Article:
Fallon is the first mainstream host to use social media as a built-in part of his comedy stylings: Vaudeville meets high-def showbiz.
His premiere featured one of my favorite comics, a veteran of standup, a sitcom and now the online screen with his very mobile series, Comedians in Cars Getting Coffee – the funny and boomerish, Jerry Seinfeld.
I was excited to watch the interplay between Seinfeld and Fallon, especially because Fallon does a mean Seinfeld impression, and I wondered how Seinfeld would react.
Seinfeld and Social Media
It started traditionally with Fallon’s introduction and Seinfeld confidently taking the stage and launching into his routine.
It was new stuff, and his delivery was sharp and polished, but I was surprised by what the great Mr. S. was talking about.
The gist of the material was: ‘What’s with the kids these days? They’ve all got these phones and never use them to make a call… I just don’t get it…’
Of course it was more entertaining than that.
But watching it, I was struck by two things:
- Jerry Seinfeld appeals to his aging generation, that is, boomers – and he’s now become what I would call a Mom and Dad comic, in the same way cigar-chomping Alan King was one of those kinds of performers when I was growing up. I always found King funny, but didn’t really relate to his humor.
- The essence of Seinfeld’s material was similar to King’s ‘I-don’t-get-young-people’ schtick. It was a little patronizing, in the same way an adult looks at a child doing something, shakes their head, and smiles a bemused smile that means, ‘the kid doesn’t know anything, just wait till they’ve been around as long as I have, then they’ll see…’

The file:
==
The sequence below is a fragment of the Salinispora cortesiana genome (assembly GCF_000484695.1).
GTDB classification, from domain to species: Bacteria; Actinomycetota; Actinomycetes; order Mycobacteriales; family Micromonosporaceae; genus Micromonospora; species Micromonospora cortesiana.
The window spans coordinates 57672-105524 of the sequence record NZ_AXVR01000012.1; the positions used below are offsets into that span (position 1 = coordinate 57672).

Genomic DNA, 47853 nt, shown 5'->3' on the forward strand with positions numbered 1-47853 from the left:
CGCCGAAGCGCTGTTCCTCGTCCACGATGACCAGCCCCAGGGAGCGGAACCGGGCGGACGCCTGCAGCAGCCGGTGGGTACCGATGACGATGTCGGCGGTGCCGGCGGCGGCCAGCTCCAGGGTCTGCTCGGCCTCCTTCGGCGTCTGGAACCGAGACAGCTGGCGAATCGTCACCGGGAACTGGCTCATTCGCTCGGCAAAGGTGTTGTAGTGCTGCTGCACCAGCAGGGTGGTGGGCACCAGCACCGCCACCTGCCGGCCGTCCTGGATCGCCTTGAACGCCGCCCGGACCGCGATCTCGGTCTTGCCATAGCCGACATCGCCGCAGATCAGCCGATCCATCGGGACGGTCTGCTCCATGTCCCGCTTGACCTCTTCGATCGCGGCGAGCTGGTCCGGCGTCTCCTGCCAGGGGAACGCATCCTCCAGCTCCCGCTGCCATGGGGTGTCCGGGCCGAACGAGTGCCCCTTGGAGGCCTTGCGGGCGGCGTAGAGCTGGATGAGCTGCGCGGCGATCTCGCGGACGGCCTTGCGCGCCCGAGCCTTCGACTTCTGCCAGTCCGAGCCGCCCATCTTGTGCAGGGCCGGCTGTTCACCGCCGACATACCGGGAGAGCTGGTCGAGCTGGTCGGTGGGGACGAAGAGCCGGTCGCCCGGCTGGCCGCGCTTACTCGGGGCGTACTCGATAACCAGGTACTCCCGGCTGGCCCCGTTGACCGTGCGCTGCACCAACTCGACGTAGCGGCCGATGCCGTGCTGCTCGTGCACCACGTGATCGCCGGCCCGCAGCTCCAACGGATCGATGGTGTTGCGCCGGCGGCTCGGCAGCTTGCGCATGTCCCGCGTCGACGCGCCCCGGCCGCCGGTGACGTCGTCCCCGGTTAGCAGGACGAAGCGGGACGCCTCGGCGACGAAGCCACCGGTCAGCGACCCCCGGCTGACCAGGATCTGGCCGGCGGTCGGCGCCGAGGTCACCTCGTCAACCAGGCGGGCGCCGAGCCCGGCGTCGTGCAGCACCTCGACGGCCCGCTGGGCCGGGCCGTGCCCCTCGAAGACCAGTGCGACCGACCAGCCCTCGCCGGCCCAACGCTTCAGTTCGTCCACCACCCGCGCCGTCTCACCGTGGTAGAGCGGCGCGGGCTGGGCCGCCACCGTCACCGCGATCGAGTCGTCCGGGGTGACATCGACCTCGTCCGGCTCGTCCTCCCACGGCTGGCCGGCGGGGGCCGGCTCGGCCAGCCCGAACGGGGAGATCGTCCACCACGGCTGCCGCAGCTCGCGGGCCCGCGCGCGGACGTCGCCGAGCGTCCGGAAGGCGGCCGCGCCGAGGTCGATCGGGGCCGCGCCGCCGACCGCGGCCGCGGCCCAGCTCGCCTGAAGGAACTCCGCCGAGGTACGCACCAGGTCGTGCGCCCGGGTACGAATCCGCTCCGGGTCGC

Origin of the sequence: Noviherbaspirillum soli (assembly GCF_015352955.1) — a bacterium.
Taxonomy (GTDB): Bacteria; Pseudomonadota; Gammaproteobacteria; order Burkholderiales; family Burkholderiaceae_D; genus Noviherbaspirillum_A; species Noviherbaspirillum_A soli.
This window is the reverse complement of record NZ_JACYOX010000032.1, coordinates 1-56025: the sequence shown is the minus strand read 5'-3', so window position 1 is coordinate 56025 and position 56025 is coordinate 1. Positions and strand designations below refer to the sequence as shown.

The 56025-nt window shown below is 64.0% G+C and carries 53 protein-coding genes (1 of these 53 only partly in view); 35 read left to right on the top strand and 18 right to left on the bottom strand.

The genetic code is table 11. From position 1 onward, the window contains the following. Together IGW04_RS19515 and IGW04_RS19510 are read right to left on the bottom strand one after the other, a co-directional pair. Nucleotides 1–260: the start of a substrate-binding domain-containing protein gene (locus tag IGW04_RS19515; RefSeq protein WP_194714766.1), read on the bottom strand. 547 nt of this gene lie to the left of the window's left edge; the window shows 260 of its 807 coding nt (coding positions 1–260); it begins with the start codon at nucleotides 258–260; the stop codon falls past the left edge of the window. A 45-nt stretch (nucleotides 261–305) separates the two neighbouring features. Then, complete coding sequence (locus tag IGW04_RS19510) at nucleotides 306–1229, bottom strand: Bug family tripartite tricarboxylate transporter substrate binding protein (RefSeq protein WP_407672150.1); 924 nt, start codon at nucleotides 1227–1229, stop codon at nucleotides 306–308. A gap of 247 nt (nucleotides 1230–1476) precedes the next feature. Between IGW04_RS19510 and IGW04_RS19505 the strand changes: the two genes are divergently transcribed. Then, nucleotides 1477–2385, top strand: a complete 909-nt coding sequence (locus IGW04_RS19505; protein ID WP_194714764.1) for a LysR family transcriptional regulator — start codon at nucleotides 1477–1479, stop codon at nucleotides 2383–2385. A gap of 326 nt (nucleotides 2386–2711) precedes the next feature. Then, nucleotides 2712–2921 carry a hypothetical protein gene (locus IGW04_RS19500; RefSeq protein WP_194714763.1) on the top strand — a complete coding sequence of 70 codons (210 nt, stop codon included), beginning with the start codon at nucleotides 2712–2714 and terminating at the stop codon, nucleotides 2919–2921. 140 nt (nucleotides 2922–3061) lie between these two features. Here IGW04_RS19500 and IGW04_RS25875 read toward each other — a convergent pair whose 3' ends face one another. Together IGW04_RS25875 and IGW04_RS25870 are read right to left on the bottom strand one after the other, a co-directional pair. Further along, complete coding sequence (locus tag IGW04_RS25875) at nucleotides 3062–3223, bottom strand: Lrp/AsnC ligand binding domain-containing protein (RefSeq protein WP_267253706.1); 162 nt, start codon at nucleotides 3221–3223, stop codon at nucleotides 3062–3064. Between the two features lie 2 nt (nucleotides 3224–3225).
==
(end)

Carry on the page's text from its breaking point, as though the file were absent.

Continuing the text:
And it dawned on me: Boomers react to social media the way their parents reacted to rock music.
Social Media is Not a Fad
Many just don’t know what to make of it, think of it as a lot of useless noise (and in some ways, it is), and hope it will just fade away. Or at least that someone will turn down the volume so they aren’t confronted by it all the time!
There are several reasons for this:
- Having not grown up with it, boomers view social media as simply too faddish; why bother understanding something if it’s just going to be a flash in the pan?
- It’s uncharted and unfamiliar territory, and too much work to learn something new.
- It’s natural for people to gravitate to what we know and like, and tough to give up on the safe and comfortable. Or, as Frankie Valli and the Four Seasons so eloquently put it, boomers are simply ‘hanging on to what they have.’
All of this makes sense. Boomers, like every grown up generation before them, doesn’t see why the world they love has to change and they, in turn, need to alter the way they do things.
Give Boomers a Break
Next time you see a boomer express complete disdain for social media, please be gentle.
Remind them phones have uses other than talking, there’s nothing wrong with being connected, and you’re just sharing photos electronically instead of pulling them out of your wallet.
And then suggest that maybe they’ve become that part of their parents they said they would never be.
That might strike more than an air guitar chord.